Behind the Counter: Sportsbook trader explains process behind increasingly popular YRFI and NRFI bets
If you’ve perused gambling Twitter in the last 2 years, you’ve likely seen the phrase “NRFI” or “YRFI” floating around, short for “No Run First Inning” and “Yes Run First Inning”.
The NRFI is the trendier side, as bettors believe the odds are in their favor predicting that no runs will be scored in the first inning of a specific game. However a recent thread on Twitter from Jack Andrews explains the math behind it, which states that over the last 4 years, the odds that neither team will score in the 1st inning is just under 50%. That means if you’re betting the NRFI consistently at minus money, you’re likely making a bad bet.
A lot of talk about NRFI (No Run First Inning) lately and YRFI. Here's a quick 🧵:
The casual bettor thinks "I see plenty of scoreless innings in MLB, it's definitely far more likely for a run NOT to be scored than scored."
— Captain Jack Andrews (@capjack2000) April 9, 2022
Why are NRFI/YRFI bets so popular?
Instead of slogging through a 4-hour baseball game, you’re done in 20 minutes, sometimes less. I’ve lost and won these bets after the first batter of the game, and even the first pitch.
“It’s baseball’s version of a first quarter in the NBA or NFL, first period in NHL, but it’s even faster,” said WynnBET Senior Trader Chris Youn. “It’s a quick result without having to watch or keep track of the rest of the game. Also, the best hitters of each team are always involved since they are almost always at the top of the batting order.”
I’m also very keen on eliminating the bullpens as much as possible from my daily baseball handicaps, which in my opinion is the most unpredictable part of each game. This strategy takes that to the extreme and puts full focus on the starting pitchers.
How do oddsmakers set NRFI/YRFI lines?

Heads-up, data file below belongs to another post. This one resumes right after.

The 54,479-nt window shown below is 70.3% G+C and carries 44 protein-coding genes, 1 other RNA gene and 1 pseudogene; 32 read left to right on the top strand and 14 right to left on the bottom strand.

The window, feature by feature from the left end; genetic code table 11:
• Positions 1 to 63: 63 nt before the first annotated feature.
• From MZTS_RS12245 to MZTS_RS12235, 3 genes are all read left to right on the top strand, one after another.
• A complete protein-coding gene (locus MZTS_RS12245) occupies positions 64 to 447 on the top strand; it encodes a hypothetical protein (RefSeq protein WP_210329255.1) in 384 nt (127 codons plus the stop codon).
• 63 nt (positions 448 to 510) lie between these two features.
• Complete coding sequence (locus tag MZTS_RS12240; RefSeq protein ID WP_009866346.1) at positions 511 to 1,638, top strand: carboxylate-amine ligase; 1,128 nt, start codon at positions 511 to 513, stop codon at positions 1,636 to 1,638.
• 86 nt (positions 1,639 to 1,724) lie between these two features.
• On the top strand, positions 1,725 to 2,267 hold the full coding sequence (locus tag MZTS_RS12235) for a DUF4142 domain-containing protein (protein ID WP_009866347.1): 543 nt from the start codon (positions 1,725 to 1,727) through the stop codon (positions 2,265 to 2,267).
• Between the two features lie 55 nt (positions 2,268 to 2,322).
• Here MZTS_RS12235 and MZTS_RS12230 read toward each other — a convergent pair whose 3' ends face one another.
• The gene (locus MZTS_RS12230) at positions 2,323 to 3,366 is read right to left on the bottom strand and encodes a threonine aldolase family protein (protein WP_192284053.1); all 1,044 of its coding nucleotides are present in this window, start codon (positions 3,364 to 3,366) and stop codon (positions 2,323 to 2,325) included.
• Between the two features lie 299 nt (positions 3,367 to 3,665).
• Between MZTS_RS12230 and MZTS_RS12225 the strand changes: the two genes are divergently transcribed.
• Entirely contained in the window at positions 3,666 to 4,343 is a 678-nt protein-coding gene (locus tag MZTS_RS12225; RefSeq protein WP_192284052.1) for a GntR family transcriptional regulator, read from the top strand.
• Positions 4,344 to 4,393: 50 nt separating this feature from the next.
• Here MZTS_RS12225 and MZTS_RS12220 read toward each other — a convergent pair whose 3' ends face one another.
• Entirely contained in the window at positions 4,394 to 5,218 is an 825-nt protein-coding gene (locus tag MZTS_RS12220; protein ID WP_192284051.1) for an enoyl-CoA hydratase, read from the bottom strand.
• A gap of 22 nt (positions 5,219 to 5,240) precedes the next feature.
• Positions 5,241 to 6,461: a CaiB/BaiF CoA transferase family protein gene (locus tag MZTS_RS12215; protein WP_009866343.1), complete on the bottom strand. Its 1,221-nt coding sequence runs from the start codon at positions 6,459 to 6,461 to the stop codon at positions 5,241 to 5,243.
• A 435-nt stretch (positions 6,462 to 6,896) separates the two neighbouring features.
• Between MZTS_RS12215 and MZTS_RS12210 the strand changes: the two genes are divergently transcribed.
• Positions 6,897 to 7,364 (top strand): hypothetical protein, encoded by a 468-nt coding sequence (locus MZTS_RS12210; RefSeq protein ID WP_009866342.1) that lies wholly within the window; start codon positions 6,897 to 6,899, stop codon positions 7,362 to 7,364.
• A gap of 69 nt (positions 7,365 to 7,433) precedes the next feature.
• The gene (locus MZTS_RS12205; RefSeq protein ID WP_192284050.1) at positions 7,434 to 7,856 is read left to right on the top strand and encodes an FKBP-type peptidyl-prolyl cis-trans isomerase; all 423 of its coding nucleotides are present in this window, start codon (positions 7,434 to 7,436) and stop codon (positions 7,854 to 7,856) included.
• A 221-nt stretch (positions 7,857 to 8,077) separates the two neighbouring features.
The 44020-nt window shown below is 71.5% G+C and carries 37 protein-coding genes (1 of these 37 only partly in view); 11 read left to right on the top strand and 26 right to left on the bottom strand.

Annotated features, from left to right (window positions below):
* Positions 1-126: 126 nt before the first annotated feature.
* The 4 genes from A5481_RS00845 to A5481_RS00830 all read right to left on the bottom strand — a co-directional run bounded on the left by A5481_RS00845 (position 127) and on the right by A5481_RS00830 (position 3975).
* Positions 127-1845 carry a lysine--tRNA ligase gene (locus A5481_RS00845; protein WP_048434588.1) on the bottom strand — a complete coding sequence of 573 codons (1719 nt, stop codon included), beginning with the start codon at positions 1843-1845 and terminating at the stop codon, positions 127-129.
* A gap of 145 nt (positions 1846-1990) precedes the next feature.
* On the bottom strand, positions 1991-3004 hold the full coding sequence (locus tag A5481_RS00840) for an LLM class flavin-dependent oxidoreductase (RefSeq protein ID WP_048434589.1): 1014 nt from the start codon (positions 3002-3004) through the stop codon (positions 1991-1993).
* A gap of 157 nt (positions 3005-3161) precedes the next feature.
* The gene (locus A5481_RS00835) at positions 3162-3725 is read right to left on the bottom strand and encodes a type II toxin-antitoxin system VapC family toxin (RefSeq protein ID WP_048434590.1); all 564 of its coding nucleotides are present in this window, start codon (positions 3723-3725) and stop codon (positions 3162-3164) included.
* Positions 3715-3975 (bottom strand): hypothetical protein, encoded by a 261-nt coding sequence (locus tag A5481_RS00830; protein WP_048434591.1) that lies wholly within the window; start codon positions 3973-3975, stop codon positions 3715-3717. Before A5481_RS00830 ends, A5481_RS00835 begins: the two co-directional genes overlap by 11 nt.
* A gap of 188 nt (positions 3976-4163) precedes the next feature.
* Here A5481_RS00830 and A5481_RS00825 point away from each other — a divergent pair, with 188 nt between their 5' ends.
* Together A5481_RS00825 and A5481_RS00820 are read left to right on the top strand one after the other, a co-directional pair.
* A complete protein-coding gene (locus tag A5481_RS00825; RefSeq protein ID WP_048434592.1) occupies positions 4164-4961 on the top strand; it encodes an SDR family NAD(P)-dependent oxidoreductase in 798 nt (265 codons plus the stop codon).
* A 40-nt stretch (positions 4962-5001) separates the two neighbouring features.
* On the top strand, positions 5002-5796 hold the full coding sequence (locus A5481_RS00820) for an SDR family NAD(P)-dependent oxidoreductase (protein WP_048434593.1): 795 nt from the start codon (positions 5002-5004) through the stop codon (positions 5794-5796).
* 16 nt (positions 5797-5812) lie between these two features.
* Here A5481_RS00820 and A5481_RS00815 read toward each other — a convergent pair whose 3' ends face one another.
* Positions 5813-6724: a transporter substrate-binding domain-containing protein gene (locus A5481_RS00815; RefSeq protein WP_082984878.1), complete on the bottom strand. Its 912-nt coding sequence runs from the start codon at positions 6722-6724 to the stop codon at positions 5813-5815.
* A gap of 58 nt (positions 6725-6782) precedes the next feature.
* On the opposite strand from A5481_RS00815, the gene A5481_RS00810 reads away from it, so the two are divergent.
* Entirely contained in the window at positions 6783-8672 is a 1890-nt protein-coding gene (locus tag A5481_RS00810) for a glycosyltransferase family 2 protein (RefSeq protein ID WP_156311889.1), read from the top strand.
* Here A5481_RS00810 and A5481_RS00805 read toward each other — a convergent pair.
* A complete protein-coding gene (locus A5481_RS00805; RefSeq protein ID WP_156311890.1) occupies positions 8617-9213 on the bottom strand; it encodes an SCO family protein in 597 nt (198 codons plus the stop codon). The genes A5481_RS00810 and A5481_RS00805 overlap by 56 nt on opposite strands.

In a vacuum, this is almost a coin flip proposition, but it’s not priced that way. There are several factors besides math that skew these lines in a certain direction.
“Starting pitchers and the strength of the first three batters in each lineup,” emphasized Youn. “If there are Cy Young caliber pitchers starting, the line will be juiced toward the under 0.5, around -140 or -150. If the pitchers are not as great, but the top of the order hitters are all-stars (Yankees, Angels, Dodgers), you will get slight juice on the over 0.5 instead. I personally think that the starting pitcher is more of a factor when calculating the juice.”
Since this market is relatively niche, oddsmakers don’t feel inclined to move the lines much based on action.
“We do not adjust unless the liability is very high,” added Youn. The limits are also usually lower than the traditional markets, which reduces liability. I would say a 5-cent, maybe 10-cent move if all the books are getting action on only one side.”
What’s the best strategy for betting YRFI/NRFI?
Based on the initial data I’ve collected in the first month of this season, the YRFI and NRFI are hitting almost an even number of times. However both sides are down significant units because of the juice associated with these bets. That makes it easy for me to eliminate any minus money higher than -110 on either side when making selections. The juice is simply not worth the squeeze, regardless of how good the matchup might seem.
Since the YRFI has had a slight statistical advantage over the last 4 years, that’s the side I prefer more often than not. My strategy each morning is to hunt all plus-money YRFI bets available in the market, then handicap the starting pitcher matchup accordingly. If I can find pitchers with 50% YRFI rates or higher, and correlate with above-average lineups, I usually pull the trigger.
Another approach I’ve theorized is the NRFI at Coors Field, which is almost always offered at plus-money because of the high totals associated with those games. Now that I’m tracking these regularly, I’m of the belief that the NRFI will be profitable at Coors Field this season, even though the YRFI might hit more than 50% of the time.